This call for an overhaul of Coast Guard strategic processes should not be construed as discounting the existing strategic work that takes place within the organization. Despite eliminating its Enterprise Strategy office a few years ago, the organization’s Commandant’s Advisory Group (CAG) and Deputy Commandant for Operations’ Emerging Policy Office (DCO-X) conduct important strategic work. While the CAG “reviews external trends and best practices to anticipate challenges and opportunities,” it is primarily focused on shaping messaging and engagements for the current Commandant. Despite injecting strategic thinking and assessments of the environment, the CAG’s work is oriented toward current and near-term opportunities to advance the Coast Guard’s interests—typically through the end of the current Commandant’s tenure (four years at most).
DCO-X likewise performs important enterprise strategic functions, especially through its Strategic Foresight Initiative, also known as Project Evergreen. This initiative is essentially a “futures” process designed “not to develop strategies, but to determine robust strategic needs. . . . Project Evergreen develops a comprehensive look at future needs and requirements the Coast Guard will have to meet.” This valuable process is one of the Coast Guard’s most forward-thinking and innovative enterprise strategic efforts. But by the service’s own description, it is just one input into strategic thinking, rather than a strategy production exercise: “It was never intended that Evergreen would be the strategic planning process of the Coast Guard, which should be influenced by a host of inputs.”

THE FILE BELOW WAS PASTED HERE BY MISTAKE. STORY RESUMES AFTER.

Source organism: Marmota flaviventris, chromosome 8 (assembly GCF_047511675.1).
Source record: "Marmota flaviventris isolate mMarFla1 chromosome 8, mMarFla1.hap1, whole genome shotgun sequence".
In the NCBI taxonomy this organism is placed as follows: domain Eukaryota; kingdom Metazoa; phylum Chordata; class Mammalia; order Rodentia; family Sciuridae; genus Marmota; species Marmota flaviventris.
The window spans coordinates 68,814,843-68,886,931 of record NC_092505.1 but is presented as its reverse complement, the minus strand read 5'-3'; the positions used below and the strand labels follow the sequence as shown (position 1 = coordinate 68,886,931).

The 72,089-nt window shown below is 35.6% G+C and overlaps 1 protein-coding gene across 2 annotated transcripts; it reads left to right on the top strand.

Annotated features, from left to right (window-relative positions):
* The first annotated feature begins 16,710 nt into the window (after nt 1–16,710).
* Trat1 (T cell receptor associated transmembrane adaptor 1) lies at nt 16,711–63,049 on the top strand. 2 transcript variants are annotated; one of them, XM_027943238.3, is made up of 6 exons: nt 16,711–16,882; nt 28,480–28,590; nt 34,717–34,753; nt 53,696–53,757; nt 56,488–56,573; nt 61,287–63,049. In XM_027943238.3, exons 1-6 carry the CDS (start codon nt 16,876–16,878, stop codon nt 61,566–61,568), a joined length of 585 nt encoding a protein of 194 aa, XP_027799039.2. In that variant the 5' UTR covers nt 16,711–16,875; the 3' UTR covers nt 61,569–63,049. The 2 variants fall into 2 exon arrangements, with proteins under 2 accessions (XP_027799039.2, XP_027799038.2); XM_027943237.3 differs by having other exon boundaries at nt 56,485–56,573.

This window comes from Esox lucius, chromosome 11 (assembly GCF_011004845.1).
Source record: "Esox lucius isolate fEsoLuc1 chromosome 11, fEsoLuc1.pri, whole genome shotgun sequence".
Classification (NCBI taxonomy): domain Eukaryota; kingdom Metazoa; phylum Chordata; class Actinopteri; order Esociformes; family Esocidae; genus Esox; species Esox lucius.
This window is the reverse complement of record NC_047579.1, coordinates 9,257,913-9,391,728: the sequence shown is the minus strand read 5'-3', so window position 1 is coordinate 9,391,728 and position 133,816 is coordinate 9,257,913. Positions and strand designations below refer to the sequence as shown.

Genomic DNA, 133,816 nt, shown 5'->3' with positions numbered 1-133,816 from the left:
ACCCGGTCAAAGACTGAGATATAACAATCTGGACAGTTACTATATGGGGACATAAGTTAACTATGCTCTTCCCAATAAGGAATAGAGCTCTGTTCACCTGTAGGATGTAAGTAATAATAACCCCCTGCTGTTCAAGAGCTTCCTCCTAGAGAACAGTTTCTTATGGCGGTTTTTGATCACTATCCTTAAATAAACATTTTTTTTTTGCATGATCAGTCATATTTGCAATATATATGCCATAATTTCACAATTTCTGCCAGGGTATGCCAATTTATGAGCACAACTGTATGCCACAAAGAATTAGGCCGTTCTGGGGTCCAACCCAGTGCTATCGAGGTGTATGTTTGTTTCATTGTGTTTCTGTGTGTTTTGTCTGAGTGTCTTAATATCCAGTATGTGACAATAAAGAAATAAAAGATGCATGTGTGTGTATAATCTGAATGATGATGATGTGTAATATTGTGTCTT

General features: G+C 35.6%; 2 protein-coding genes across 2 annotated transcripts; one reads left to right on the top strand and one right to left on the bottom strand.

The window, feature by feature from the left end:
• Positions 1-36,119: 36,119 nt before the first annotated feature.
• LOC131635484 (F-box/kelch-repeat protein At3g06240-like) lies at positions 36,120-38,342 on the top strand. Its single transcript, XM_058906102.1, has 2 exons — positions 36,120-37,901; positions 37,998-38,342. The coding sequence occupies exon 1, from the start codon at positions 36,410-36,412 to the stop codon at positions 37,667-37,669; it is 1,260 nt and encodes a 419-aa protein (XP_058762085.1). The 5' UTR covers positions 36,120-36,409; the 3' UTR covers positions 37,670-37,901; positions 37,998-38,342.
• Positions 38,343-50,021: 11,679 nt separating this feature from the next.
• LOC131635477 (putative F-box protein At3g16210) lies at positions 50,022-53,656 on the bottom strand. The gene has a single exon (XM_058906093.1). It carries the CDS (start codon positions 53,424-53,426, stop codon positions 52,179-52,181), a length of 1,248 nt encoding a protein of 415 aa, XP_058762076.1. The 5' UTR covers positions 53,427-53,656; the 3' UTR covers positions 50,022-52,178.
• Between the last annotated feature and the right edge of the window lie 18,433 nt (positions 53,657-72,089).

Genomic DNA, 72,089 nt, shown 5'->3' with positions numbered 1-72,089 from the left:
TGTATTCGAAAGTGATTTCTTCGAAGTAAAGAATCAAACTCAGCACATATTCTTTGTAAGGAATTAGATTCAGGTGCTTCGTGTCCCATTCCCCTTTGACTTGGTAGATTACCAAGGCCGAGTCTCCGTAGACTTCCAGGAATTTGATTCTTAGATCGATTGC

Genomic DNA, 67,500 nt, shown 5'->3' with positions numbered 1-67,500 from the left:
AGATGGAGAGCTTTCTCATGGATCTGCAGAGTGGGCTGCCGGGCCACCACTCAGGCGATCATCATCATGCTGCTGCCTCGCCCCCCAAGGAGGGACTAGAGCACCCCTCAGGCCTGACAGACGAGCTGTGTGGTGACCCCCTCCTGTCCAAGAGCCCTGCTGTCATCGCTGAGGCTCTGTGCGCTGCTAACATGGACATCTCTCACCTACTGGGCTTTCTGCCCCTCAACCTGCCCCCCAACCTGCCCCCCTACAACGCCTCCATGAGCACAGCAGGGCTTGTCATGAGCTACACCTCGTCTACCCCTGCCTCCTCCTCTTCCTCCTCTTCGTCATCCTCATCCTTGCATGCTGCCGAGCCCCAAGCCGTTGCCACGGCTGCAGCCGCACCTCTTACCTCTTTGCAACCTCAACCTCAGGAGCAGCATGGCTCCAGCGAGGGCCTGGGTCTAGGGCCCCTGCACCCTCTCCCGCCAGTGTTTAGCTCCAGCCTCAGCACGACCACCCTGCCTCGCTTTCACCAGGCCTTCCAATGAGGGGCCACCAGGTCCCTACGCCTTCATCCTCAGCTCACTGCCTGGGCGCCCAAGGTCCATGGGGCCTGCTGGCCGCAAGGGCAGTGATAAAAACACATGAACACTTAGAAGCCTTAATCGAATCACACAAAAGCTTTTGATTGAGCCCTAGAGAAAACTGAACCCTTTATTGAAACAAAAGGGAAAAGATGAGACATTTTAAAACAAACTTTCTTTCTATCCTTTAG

So, while the CAG provides strategic assessments and inputs for immediate and near-future use in senior leader engagement and messaging, Evergreen assesses what will be needed most by the organization no matter what the future might hold. This leaves a gap between the end of the current leadership tenure and the unlimited time horizon addressed by Evergreen, in which the Coast Guard has no standing body or process to evaluate the environment and craft strategies to deal with it.
There is thus a need for an entity within the Coast Guard that incorporates assessments of both short-and long-term organizational needs and challenges into concrete strategies (or strategic outlooks and analyses that can inform decision-making). However, an entirely new office with full-time staff would entail costs and billets that would have to be taken from elsewhere, and the individuals assigned would need to be carefully chosen for their strategic thinking and writing skills. To solve for these challenges, the Coast Guard should instead convene a part-time Strategic Studies Group (SSG) comprised of those officers that have recently completed senior service schools or think-tank fellow assignments.